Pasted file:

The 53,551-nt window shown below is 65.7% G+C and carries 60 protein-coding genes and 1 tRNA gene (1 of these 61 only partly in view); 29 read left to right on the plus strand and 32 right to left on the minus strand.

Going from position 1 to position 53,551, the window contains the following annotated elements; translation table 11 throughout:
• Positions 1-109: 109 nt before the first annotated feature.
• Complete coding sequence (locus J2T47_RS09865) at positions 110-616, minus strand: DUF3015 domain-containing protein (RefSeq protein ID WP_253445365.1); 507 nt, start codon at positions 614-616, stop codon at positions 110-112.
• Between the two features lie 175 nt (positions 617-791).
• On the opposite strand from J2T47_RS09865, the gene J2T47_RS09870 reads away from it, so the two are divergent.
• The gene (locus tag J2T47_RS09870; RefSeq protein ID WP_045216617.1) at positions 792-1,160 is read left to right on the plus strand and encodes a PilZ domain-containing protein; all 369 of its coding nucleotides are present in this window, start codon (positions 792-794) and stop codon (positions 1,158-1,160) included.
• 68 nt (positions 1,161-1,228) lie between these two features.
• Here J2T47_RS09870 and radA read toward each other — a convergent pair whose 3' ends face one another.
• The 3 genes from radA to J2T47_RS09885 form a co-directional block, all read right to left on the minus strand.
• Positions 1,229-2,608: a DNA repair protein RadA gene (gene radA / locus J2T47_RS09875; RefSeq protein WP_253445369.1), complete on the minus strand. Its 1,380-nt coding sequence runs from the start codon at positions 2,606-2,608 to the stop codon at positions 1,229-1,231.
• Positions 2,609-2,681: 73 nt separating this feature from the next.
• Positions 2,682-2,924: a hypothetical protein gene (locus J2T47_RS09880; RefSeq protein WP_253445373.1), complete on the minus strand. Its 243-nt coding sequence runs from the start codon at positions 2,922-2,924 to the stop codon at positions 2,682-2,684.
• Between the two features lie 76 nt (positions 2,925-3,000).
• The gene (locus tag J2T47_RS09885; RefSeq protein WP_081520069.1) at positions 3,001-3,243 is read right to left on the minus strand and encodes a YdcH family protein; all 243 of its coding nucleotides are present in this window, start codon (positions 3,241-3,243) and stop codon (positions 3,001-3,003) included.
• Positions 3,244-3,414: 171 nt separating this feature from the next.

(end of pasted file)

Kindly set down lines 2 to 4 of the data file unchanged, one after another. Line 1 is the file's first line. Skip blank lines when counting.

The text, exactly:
Going from position 1 to position 53,551, the window contains the following annotated elements; translation table 11 throughout:
• Positions 1-109: 109 nt before the first annotated feature.
• Complete coding sequence (locus J2T47_RS09865) at positions 110-616, minus strand: DUF3015 domain-containing protein (RefSeq protein ID WP_253445365.1); 507 nt, start codon at positions 614-616, stop codon at positions 110-112.